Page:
For readers tired of political art’s worn-out strategies, Summer of Hate joins the rest of Kraus’ bibliography in offering an engaging and razor-sharp alternative.—Meagan Day, Full-stop.net—
Summer of Hate is original, intelligent, darkly humorous, emotionally honest, and it grips the reader with a relentless thriller-like force.
, Los Angeles Review of Books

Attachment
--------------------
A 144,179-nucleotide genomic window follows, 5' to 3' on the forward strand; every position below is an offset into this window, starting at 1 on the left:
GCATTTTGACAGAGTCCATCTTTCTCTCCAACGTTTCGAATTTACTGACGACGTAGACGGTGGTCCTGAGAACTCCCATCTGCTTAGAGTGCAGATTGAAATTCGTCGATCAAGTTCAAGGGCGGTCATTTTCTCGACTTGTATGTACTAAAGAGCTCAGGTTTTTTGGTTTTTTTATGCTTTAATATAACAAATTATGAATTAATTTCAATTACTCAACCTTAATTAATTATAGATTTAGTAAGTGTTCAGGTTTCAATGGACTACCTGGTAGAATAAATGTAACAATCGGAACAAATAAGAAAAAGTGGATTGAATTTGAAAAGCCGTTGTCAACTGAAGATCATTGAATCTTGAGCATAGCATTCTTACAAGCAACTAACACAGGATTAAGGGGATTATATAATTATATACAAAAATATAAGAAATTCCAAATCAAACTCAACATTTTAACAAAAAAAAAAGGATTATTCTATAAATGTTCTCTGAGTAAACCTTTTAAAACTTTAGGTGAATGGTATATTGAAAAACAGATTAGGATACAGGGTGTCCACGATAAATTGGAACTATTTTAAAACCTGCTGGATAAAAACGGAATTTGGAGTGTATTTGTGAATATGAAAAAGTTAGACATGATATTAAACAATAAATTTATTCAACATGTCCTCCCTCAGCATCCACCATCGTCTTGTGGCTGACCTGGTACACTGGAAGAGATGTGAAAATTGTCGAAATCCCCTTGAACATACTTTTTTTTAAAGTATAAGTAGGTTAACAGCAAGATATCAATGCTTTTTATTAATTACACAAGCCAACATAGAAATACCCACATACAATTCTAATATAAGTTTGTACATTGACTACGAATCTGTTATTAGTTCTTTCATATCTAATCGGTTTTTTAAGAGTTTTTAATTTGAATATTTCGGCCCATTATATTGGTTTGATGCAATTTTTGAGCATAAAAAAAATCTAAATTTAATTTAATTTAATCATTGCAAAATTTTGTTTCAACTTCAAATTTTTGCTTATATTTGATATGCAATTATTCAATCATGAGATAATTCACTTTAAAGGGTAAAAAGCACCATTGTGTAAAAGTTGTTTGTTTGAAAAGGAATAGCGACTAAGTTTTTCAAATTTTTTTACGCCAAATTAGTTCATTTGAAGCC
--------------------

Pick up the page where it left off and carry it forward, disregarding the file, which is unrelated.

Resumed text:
When writers like Kraus commit to a subjective stance—biographical or not—they become easy targets for critics quick to dismiss the work as indulgent, aggressive, or victimizing. Summer of Hate is commendable for not only taking up the mantle of sexualized female subjectivity, but for its narrative of exploration the real psychic underbelly of the elite art world: the experience of the disenfranchised and the incarcerated, and the limits of a social system that imposes ever greater disparities between classes.